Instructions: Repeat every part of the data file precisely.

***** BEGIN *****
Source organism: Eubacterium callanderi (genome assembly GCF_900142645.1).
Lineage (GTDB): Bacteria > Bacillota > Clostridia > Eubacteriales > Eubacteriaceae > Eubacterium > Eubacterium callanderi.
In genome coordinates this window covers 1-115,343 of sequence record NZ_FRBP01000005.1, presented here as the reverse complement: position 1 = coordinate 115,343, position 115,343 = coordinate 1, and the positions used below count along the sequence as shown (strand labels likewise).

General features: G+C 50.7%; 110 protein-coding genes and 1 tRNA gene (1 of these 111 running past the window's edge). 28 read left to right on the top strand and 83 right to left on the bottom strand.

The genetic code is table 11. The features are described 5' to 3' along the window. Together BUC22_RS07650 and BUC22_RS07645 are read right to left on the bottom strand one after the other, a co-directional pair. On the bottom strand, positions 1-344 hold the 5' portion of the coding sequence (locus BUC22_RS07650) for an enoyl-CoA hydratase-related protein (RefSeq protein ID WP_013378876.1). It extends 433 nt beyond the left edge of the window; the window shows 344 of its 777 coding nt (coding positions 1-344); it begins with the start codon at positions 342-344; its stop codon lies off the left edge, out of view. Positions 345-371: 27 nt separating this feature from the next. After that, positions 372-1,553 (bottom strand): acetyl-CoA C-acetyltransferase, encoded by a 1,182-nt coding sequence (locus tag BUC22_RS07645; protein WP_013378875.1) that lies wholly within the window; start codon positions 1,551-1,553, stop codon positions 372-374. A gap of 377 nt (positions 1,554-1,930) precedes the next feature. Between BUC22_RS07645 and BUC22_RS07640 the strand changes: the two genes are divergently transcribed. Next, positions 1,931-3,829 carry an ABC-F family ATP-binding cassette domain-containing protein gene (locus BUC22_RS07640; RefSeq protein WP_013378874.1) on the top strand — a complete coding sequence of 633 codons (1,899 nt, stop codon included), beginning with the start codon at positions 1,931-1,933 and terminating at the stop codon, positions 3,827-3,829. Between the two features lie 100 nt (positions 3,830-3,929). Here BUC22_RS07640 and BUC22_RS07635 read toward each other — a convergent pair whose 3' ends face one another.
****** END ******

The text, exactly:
Source organism: Eubacterium callanderi (genome assembly GCF_900142645.1).
Lineage (GTDB): Bacteria > Bacillota > Clostridia > Eubacteriales > Eubacteriaceae > Eubacterium > Eubacterium callanderi.
In genome coordinates this window covers 1-115,343 of sequence record NZ_FRBP01000005.1, presented here as the reverse complement: position 1 = coordinate 115,343, position 115,343 = coordinate 1, and the positions used below count along the sequence as shown (strand labels likewise).

General features: G+C 50.7%; 110 protein-coding genes and 1 tRNA gene (1 of these 111 running past the window's edge). 28 read left to right on the top strand and 83 right to left on the bottom strand.

The genetic code is table 11. The features are described 5' to 3' along the window. Together BUC22_RS07650 and BUC22_RS07645 are read right to left on the bottom strand one after the other, a co-directional pair. On the bottom strand, positions 1-344 hold the 5' portion of the coding sequence (locus BUC22_RS07650) for an enoyl-CoA hydratase-related protein (RefSeq protein ID WP_013378876.1). It extends 433 nt beyond the left edge of the window; the window shows 344 of its 777 coding nt (coding positions 1-344); it begins with the start codon at positions 342-344; its stop codon lies off the left edge, out of view. Positions 345-371: 27 nt separating this feature from the next. After that, positions 372-1,553 (bottom strand): acetyl-CoA C-acetyltransferase, encoded by a 1,182-nt coding sequence (locus tag BUC22_RS07645; protein WP_013378875.1) that lies wholly within the window; start codon positions 1,551-1,553, stop codon positions 372-374. A gap of 377 nt (positions 1,554-1,930) precedes the next feature. Between BUC22_RS07645 and BUC22_RS07640 the strand changes: the two genes are divergently transcribed. Next, positions 1,931-3,829 carry an ABC-F family ATP-binding cassette domain-containing protein gene (locus BUC22_RS07640; RefSeq protein WP_013378874.1) on the top strand — a complete coding sequence of 633 codons (1,899 nt, stop codon included), beginning with the start codon at positions 1,931-1,933 and terminating at the stop codon, positions 3,827-3,829. Between the two features lie 100 nt (positions 3,830-3,929). Here BUC22_RS07640 and BUC22_RS07635 read toward each other — a convergent pair whose 3' ends face one another.